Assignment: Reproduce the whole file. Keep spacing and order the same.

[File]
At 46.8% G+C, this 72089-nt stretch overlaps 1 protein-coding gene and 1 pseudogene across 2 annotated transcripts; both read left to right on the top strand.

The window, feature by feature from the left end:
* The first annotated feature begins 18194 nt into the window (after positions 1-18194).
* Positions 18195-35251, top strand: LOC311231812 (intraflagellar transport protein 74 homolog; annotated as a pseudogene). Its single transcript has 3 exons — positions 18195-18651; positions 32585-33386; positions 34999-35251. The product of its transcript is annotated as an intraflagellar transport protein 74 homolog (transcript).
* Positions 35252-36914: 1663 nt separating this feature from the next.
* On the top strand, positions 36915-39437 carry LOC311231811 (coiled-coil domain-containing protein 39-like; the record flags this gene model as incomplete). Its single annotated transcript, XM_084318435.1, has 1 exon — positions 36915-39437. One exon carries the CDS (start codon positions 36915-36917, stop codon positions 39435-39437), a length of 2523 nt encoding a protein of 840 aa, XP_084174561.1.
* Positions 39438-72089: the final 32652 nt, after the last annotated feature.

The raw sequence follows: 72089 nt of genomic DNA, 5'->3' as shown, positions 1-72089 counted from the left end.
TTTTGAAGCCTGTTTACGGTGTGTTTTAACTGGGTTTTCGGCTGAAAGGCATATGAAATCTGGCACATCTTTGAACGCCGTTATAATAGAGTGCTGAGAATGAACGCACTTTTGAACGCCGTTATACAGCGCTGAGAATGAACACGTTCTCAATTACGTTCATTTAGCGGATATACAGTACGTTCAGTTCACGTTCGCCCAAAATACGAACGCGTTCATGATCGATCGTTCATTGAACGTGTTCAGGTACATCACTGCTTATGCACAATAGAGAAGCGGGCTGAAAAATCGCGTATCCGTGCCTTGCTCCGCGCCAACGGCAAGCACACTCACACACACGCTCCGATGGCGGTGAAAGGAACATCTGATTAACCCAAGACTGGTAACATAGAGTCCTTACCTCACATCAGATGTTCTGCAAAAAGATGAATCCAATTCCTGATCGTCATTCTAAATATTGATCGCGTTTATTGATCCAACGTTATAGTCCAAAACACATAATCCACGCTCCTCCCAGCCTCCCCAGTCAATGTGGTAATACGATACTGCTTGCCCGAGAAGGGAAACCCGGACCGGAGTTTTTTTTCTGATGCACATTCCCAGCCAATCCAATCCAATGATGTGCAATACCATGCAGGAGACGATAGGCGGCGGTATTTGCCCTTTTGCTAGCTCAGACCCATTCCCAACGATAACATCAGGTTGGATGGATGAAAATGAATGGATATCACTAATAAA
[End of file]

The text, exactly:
At 46.8% G+C, this 72089-nt stretch overlaps 1 protein-coding gene and 1 pseudogene across 2 annotated transcripts; both read left to right on the top strand.

The window, feature by feature from the left end:
* The first annotated feature begins 18194 nt into the window (after positions 1-18194).
* Positions 18195-35251, top strand: LOC311231812 (intraflagellar transport protein 74 homolog; annotated as a pseudogene). Its single transcript has 3 exons — positions 18195-18651; positions 32585-33386; positions 34999-35251. The product of its transcript is annotated as an intraflagellar transport protein 74 homolog (transcript).
* Positions 35252-36914: 1663 nt separating this feature from the next.
* On the top strand, positions 36915-39437 carry LOC311231811 (coiled-coil domain-containing protein 39-like; the record flags this gene model as incomplete). Its single annotated transcript, XM_084318435.1, has 1 exon — positions 36915-39437. One exon carries the CDS (start codon positions 36915-36917, stop codon positions 39435-39437), a length of 2523 nt encoding a protein of 840 aa, XP_084174561.1.
* Positions 39438-72089: the final 32652 nt, after the last annotated feature.

The raw sequence follows: 72089 nt of genomic DNA, 5'->3' as shown, positions 1-72089 counted from the left end.
TTTTGAAGCCTGTTTACGGTGTGTTTTAACTGGGTTTTCGGCTGAAAGGCATATGAAATCTGGCACATCTTTGAACGCCGTTATAATAGAGTGCTGAGAATGAACGCACTTTTGAACGCCGTTATACAGCGCTGAGAATGAACACGTTCTCAATTACGTTCATTTAGCGGATATACAGTACGTTCAGTTCACGTTCGCCCAAAATACGAACGCGTTCATGATCGATCGTTCATTGAACGTGTTCAGGTACATCACTGCTTATGCACAATAGAGAAGCGGGCTGAAAAATCGCGTATCCGTGCCTTGCTCCGCGCCAACGGCAAGCACACTCACACACACGCTCCGATGGCGGTGAAAGGAACATCTGATTAACCCAAGACTGGTAACATAGAGTCCTTACCTCACATCAGATGTTCTGCAAAAAGATGAATCCAATTCCTGATCGTCATTCTAAATATTGATCGCGTTTATTGATCCAACGTTATAGTCCAAAACACATAATCCACGCTCCTCCCAGCCTCCCCAGTCAATGTGGTAATACGATACTGCTTGCCCGAGAAGGGAAACCCGGACCGGAGTTTTTTTTCTGATGCACATTCCCAGCCAATCCAATCCAATGATGTGCAATACCATGCAGGAGACGATAGGCGGCGGTATTTGCCCTTTTGCTAGCTCAGACCCATTCCCAACGATAACATCAGGTTGGATGGATGAAAATGAATGGATATCACTAATAAA